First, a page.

The best parts of THE HOBBIT: AUJ are meant to satisfy fans of the books, that is evident. If you're a Ringer fan like I am, you'll love when the filmmakers' linger in the comfortable nooks and corners of Tolkien's world. This material is tailor-made for you. The payoff is given in small, savory moments that add up to a truer whole.

Much too hasty,



Clifford Broadway, contributor and Senior Staff to, hosts the weekly video chat show TORn TUESDAY, featuring live chat with special guests and fellow Ringer fans. Follow Quickbeam on Twitter @quickbeam2000

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(This post was edited by Silverlode on Dec 10 2012, 11:09am)


Dec 10 2012, 10:03am

Views: 1286
Just two things, if I may...

It's about to things in the SPOILER section so beware




Can I ask you when you did see the shot of Thorin smithing ? I missed that one..Was it between the wide shot of the exode and the one with Thorin on the edge of a "mountain" ?

And I am still not certain it was a Nazgűl we saw. Of course he wields a morgul blade, but as you stated, the fact that Radagast and we, the audience could see him without the use of a ring is quite puzzling. Maybe it's because he takes a lot of drugs...who knows. But we should have seen the Nazgűl from Radagast point of view then...

Oh and Thranduil apperance on an elk is his second one Wink

(This post was edited by Notanelvishname on Dec 10 2012, 10:05am)


Dec 10 2012, 11:37am

Views: 1877
Thranduil rides ...

an Elk. Why does that scream awesome?!


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Dec 10 2012, 11:41am

Views: 1285
It doesn't just scream awesome

It climbs to the top of the Lonely Mountain and proclaims it to all of Middle Earth!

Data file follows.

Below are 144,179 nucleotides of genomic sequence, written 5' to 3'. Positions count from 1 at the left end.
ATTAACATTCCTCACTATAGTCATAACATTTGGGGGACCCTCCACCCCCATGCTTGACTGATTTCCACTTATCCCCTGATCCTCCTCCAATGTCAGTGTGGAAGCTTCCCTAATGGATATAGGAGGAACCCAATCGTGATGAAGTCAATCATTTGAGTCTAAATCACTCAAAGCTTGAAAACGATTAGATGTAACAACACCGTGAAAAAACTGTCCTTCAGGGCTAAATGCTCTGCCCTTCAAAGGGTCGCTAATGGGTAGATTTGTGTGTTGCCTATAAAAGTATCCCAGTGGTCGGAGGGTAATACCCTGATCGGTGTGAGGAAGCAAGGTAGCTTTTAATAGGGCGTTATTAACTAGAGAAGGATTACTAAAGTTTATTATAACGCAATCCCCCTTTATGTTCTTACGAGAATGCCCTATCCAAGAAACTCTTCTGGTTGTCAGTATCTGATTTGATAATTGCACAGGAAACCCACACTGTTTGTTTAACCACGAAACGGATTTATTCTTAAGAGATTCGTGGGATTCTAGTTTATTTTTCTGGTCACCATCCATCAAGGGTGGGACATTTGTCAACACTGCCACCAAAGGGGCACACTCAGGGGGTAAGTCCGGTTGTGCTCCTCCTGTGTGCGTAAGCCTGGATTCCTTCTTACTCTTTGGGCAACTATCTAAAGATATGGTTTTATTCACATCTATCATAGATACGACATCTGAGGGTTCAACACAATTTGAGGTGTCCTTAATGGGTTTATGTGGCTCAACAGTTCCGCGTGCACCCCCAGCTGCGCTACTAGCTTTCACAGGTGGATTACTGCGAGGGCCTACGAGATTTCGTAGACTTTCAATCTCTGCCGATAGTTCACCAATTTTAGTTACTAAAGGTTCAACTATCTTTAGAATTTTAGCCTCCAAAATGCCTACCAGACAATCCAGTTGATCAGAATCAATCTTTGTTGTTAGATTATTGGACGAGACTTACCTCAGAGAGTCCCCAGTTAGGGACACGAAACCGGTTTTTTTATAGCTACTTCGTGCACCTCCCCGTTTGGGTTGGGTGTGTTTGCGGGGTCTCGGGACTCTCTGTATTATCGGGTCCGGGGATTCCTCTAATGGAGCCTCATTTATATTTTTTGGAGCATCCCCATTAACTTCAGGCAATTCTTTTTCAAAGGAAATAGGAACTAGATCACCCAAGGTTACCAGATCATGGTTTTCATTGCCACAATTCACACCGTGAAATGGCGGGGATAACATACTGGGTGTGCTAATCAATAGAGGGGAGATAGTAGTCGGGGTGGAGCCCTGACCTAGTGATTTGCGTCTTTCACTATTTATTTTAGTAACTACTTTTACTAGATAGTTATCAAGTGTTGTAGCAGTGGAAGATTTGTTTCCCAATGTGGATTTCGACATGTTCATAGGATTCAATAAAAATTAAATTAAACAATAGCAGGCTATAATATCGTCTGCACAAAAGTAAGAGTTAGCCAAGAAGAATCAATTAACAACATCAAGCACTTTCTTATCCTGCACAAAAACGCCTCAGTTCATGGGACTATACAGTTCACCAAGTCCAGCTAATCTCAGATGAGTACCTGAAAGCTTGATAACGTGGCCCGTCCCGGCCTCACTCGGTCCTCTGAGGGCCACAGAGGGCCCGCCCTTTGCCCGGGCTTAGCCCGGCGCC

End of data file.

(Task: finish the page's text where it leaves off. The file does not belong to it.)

"You're love of the halflings leaf has clearly slowed your mind"


Dec 10 2012, 11:49am

Views: 1199
I also said it will create an outcry :)

No seriously I just checked elk in english, and for me it's more like a deer.

So why is it awesome ?

Well first I am a huge fan of Mononoke .
But the tru reason is that I find natural for elves to interact with wildlife. In Rivendel and in Lorien we saw no animals at all. It looked more like a Disney compound than a settlement integrated in its environement with as little impact as possible.

So, to see Thranduril riding a deer was
a) kingly
b) otherworldly
c) kind of animist (if that makes sens)
d) Pure Del Torro

But to make it perfectly clear, Legolas on a deer wouldn't be as awesome. Because Thranduril is..well, you'll see.

As a side note, I don't like Orlando Bloom as Legolas, nor Csokas as Celeborn neither...well the only elf I thought was correct was GaladrielSo you could say that I am a bit psychorigid.Smile


Dec 10 2012, 11:50am

Views: 1452
I am with you on that one !



Dec 10 2012, 11:54am

Views: 1121
No, I'm agreeing with you. :-)

It does scream awesome!

No other elf could pull that off.

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Dec 10 2012, 12:00pm

Views: 1113
i hope you are right,

As awesome as it is, I don't want to see an elvish cavalery on deers at the BotFA...

And also I wanted to say that Thranduil riding a deer makes the rumors about a dwarven cavalery on wild boars more believable...We'll see in the next two instalments.


Dec 10 2012, 12:04pm

Views: 1101

on wild boars...Also screams awesome. IMO, it's really the only animal they can look bad*** mounted on. For some reason, a cavalry of dwarves on ponies sits wrong in my stomach. As does a full army of dwarves on foot.

(Subject line edited for spoilers)

"You're love of the halflings leaf has clearly slowed your mind"

(This post was edited by Altaira on Dec 10 2012, 3:54pm)

The Shire

Dec 10 2012, 12:07pm

Views: 1112
Oh my, I am getting so terribly excited!!

An ELK?! Just a quick question... is Thranduil's costume the same as in the photos we have seen?


Dec 10 2012, 12:10pm

Views: 1088
Slightly less awesome

They're not as gracious as deer/elk.

Though, both animals suit the general personaility of their respective rider:

Boar - smelly, small, rounded, likes to eat, rolls around in it's own filth
Dwarf - smelly, small, rounded, likes to eat, rolls around in it's own filth

Deer - gracious, quiet, energetic, powerful, apprehensive, vicious
Elf - gracious, quiet, energectic, powerful,apprehensive, vicious

I'm racist!

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Dec 10 2012, 12:11pm

Views: 1086
I cannot say...

I don't remember, but the "crown" was there.
Also I don't know if it's an elk or a deer...Quickbeam was talking about Princess Mononoke when he talked of an elk, for me Thranduil was riding a deer.

But the result is the same...


I want the shirt, the mug, and the one-sheet of that shot !!!!